Toast the hazelnuts: We’ll start with raw hazelnuts that way we can toast them ourselves, to prepare them for processing. Spread them onto a large cake pan (I use a 13×9”) and set them in the oven for 10-12 minutes, until they are fragrant. Shake the pan halfway through the bake time, to toast them evenly. 


Process the warm hazelnuts: Immediately after they are done toasting in the oven, pour the nuts into the food processor and begin grinding them. They’ll turn into chopped nuts, then tiny ground nuts, powdery and as you keep going the nuts will begin to release their oils. You’ll see a paste starting to form, and as you keep scraping the bowl and processing it will get looser and looser. After about 10 minutes (sometimes more if the food processor is not very strong) it should be runny, see the video for guidance. 


Tips for a perfectly baked cheesecake


Beat cream cheese well: There is a balance to strike when making cheesecakes; you want to make sure that the cream cheese has no lumps in it before you begin adding the eggs and cream, but don’t over beat it. When you over beat it the cream cheese loosens (think of an overly soft cream cheese frosting) and it kind of ruins the texture of the cheesecake.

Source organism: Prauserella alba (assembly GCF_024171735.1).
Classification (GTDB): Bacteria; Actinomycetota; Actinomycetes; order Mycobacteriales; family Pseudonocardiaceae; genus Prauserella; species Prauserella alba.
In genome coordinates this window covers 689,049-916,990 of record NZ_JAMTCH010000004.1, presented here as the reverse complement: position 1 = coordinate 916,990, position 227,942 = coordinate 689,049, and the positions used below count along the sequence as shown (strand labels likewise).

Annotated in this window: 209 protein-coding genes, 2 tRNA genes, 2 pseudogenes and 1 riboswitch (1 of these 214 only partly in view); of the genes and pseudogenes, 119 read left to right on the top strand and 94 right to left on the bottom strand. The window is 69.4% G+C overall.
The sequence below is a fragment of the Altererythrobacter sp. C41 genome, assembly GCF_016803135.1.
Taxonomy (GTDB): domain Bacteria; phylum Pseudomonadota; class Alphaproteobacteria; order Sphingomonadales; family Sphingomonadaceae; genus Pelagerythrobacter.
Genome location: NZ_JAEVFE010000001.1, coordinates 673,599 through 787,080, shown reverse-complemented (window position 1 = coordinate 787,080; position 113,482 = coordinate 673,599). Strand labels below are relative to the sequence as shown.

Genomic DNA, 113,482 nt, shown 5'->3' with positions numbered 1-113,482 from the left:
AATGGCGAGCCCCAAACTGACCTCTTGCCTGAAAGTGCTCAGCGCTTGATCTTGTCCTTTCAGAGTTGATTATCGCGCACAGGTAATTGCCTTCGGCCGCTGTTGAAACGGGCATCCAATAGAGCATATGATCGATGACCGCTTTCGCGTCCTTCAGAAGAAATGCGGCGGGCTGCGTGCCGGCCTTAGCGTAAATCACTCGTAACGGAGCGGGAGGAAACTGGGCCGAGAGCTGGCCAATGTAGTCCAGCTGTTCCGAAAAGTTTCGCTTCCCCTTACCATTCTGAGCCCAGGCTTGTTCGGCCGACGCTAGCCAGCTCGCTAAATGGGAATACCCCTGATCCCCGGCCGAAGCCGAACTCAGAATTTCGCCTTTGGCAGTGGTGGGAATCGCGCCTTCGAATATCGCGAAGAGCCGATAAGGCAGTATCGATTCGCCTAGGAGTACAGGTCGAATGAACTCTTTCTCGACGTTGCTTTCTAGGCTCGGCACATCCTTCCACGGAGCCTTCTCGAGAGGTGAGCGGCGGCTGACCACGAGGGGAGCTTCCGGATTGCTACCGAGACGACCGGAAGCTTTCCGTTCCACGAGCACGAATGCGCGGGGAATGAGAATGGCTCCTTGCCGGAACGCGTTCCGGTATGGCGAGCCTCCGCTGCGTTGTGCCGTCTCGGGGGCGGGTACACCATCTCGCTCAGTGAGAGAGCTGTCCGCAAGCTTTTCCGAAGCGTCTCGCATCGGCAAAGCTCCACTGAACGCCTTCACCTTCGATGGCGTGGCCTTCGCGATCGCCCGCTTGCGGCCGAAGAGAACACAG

Sometimes I like to start out with a rubber spatula, pressing the cream cheese into the bowl over and over to press out any lumps. 


Don’t over mix the batter: Once the eggs go into the cheesecake you’ll want to avoid over beating the filling. Over beating the eggs can cause the cheesecake to sink in the center. Focus most of the mixing and scraping before the eggs go in, and then once they are in, mix until you can’t spot any more egg bits and no more. 


Use a water bath: I bake my cheesecakes in cake pans and put the cake pan in another cake pan. While I never get those perfectly sharp edges you might get with a springform, a. My cheesecakes never sink and b. I never need to worry about water getting in. 


The water should come up about halfway up the smaller cake pan. It creates a barrier between the hot oven and the cheesecake so that it’s the warm water that’s baking the cheesecake. This is going to give us a very creamy texture. 


Bake carefully: Check the cheesecake at about 1 hour, shake the pan to see how the batter jiggles. If it’s overly jiggly it will need an additional 15-20 minutes. If it’s starting to set at the sides you might just need another five. You’ll stop when only the center jiggles a bit. If you see brown spots developing, these are likely from hot spots in the oven. They aren’t cute but they aren’t damaging so don’t worry too much about them.